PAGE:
1. Anthony Graybosch, founder, NewEnglandGMAT.webs.com
2. Live online GMAT preparation lessons and preparation advice. Application essay editing.
3. I did my undergrad in mathematics and I'm currently a PhD student in theoretical nuclear physics at the #2 program in nuclear physics in the world. You can guess what math sections of standardized exams look like to me.
SAT 800 math, 690 verbal (99th percentile math and verbal, this was before the SAT gave you a calculator and a latte)
Math Level II - 800, perfect raw score
GRE: 800 math, 700 verbal (99th percentile math and verbal)
GMAT: I took a Princeton-Review administered GMAT in order to get a job as a Princeton Review
GMAT instructor. I was told by my boss that I got a perfect score on the mathematics section and 99th percentile on the verbal section. PR had me teach mathematics for them, but I could easily have taught the verbal section, save for sentence correction - at the time I just relied on my 'ear' for good grammar. I have since forced myself to review formal grammar, and had I done that previously my verbal scores would be even higher.
Mental arithmetic acuity - I know 'tricks of the trade' for doing arithmetic really quickly without calculator or paper, and I am happy to teach you those tricks. By making a large class of problems solvable for yourself very quickly you protect your time for where you actually need to ponder a little bit.
Why hire a science/math guy for the verbal section? I still want to be a novelist, and I have read extremely widely, and so while I can't translate the GMAT into Middle English for you I can help you do quite well on the verbal section of the exam, and not just the quantitative section. I have reviewed and can teach the formal grammar relevant to the GMAT - even if you are a native speaker, you don't want to rely on your 'ear' alone! I also teach the tricks I use to do well on verbal sections of standardized exams. The main trick for the GMAT verbal section is simple yet difficult to implement - learn to ignore the nuances the GMAT ignores.
General philosophy - I believe that apparent differences in capacity between people are mainly a result of what they have, and have not, cultivated. You can take anybody off of the street and in eight years beat them into being a perfectly competent physicist. You can get anyone an 800 on the GMAT, too - the main limitation is how much time is available to prepare. You should want to do your best on this exam, but I strongly feel, and advise, that you not sit out an entire admission cycle in order to get the perfect GMAT score, and I strive to prepare students in an efficient manner.
4. I live in Wellesley, MA, and can tutor online wherever you are in the world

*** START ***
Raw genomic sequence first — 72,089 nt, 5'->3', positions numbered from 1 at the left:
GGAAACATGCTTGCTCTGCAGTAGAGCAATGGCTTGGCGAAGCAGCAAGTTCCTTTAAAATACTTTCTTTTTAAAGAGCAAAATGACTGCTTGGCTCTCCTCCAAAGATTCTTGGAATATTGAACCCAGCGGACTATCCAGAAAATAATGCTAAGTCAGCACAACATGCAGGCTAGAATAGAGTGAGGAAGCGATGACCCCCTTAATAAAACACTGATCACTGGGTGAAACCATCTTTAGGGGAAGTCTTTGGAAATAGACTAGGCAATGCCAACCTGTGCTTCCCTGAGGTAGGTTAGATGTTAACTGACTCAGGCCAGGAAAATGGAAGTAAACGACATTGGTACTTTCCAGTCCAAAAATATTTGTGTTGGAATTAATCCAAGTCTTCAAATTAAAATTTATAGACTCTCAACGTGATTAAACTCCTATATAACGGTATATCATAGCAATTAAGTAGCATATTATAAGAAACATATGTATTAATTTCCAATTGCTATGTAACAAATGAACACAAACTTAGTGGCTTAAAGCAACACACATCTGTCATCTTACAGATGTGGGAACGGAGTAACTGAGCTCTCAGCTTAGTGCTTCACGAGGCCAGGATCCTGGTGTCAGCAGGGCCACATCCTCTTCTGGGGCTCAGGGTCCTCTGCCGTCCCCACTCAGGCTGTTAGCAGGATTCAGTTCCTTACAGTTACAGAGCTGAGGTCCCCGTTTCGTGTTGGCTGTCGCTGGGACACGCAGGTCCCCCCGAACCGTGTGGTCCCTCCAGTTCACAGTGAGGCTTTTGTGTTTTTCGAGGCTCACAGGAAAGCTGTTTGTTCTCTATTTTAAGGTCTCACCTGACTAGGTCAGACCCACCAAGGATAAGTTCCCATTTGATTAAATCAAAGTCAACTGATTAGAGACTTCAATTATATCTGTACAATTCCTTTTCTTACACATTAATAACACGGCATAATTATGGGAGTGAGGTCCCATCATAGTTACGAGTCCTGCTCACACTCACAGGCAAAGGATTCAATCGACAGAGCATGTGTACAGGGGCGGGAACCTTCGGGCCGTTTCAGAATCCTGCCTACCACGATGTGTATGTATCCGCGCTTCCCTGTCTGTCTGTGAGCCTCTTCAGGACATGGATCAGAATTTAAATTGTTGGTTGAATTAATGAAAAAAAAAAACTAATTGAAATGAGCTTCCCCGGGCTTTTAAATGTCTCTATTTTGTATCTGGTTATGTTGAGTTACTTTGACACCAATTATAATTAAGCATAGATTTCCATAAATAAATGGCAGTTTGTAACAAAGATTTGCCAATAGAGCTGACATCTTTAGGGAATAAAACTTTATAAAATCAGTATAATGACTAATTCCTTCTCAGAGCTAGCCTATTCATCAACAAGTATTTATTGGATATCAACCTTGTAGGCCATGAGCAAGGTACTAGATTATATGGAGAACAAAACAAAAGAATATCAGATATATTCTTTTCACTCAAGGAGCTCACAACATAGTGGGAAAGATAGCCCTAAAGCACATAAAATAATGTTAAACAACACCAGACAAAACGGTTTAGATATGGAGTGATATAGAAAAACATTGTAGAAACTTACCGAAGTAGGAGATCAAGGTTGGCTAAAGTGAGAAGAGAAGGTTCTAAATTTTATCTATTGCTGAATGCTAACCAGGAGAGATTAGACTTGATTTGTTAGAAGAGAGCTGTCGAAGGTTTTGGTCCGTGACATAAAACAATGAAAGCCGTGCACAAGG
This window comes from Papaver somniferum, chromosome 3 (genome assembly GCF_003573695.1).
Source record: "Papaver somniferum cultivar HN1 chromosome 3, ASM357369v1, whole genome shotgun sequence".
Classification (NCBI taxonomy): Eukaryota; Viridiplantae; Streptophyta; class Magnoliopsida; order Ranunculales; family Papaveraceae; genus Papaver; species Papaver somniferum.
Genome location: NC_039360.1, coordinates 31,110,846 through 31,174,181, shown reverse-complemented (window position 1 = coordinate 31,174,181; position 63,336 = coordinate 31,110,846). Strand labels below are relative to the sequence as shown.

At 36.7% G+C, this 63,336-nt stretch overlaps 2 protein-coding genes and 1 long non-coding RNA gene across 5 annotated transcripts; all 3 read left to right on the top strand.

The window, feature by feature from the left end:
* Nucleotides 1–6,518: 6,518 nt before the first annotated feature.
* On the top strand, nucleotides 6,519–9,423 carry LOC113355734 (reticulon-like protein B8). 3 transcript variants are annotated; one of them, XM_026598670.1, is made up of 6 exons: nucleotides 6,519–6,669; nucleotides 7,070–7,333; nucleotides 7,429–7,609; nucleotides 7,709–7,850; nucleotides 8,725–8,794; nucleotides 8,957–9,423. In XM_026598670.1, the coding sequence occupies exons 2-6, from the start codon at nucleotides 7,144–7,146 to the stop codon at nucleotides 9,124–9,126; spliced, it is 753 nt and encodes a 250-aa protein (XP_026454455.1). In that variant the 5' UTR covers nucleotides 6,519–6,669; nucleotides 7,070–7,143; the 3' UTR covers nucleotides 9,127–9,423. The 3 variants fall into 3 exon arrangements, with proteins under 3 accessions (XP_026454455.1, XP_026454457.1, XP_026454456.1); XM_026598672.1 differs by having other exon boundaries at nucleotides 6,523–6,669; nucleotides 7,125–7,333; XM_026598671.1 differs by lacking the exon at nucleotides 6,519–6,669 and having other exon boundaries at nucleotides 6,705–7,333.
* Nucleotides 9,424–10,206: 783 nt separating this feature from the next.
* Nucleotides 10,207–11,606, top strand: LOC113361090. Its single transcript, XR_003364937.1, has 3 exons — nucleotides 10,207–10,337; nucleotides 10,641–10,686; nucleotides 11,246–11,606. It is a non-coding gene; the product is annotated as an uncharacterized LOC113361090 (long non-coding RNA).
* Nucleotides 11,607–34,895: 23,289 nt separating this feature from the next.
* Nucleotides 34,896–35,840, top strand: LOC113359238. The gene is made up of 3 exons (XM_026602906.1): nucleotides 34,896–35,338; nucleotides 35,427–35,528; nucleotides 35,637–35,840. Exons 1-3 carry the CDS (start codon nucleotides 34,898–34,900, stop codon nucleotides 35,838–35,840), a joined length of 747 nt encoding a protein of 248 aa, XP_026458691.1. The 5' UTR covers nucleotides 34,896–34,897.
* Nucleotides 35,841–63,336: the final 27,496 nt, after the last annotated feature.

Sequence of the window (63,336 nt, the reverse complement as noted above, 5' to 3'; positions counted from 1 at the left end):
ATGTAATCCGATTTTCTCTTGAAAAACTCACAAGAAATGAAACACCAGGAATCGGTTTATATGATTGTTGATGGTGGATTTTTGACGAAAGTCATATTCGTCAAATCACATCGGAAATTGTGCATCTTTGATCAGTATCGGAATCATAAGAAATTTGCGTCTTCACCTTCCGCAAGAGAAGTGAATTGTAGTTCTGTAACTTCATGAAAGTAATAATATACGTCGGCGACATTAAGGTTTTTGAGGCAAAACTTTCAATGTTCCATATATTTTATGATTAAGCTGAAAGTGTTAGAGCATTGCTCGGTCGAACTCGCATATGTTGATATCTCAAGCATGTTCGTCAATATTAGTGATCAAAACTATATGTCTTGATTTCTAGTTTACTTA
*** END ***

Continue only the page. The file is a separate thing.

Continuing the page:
5. $90/hour payable via paypal after service. If you are not satisfied with a session, and tell me at the time of service, there is no charge.
C: 919 358 5076
7. About me:http://newenglandgmat.webs.com/
My GMAT Strategy 101 section is pasted below, check http://newenglandgmat.webs.com/gmatstrategy101.htm
C: 919 358 5076
I hear from plenty of students who have taken the GMAT after investing time in inferior resources or, worse, giving a pile of money to a test company, only to get a sub-par GMAT result. Here I will describe the resources I feel can be relied upon, the strategies I like, and my own approach.
Anybody can write a GMAT guide and plenty do. The best of those guides have some real questions from a company sending in 'spies' to take the exams and remember questions. The rest of the questions in the guide will be fake questions written in an attempt to imitate real-GMAT style. The worst of those guides have loads of fake questions that bear little resemblance to the real exams, along with some so-so test taking tips and long-winded reviews.
It is important to realize that it would take at least twice as long to read every GMAT review guide on the market as it will to finish your MBA. We will use real GMAT questions as our primary resource, supplemented by resources carefully chosen by me from the many resources marketed for this exam. It is my hope to limit the amount of reading and review students must undertake by figuring out, via working many problems, what knowledge students are actually missing.
To prepare you for the GMAT’s quantitative section, we will use the 9 old paper GMATs, widely available on the internet, as well as the official GMAT guide, and the resources available free on MBA.com. It is also helpful to read the pithy 99 page math review in the Princeton Review
guide, supplementing where necessary with material from the good but overly long Manhattan GMAT books
By solving real problems we will quickly figure out what material you have forgotten, or have never seen. I will then give you that material as quickly as possible. I am aware of multiple ways to explain almost all points, and by working one-on-one we will always be able to find a way to look at a particular piece of mathematics that ‘clicks’ with you. You will reach the point where every quantitative question you can be asked reduces to something you are already comfortable with.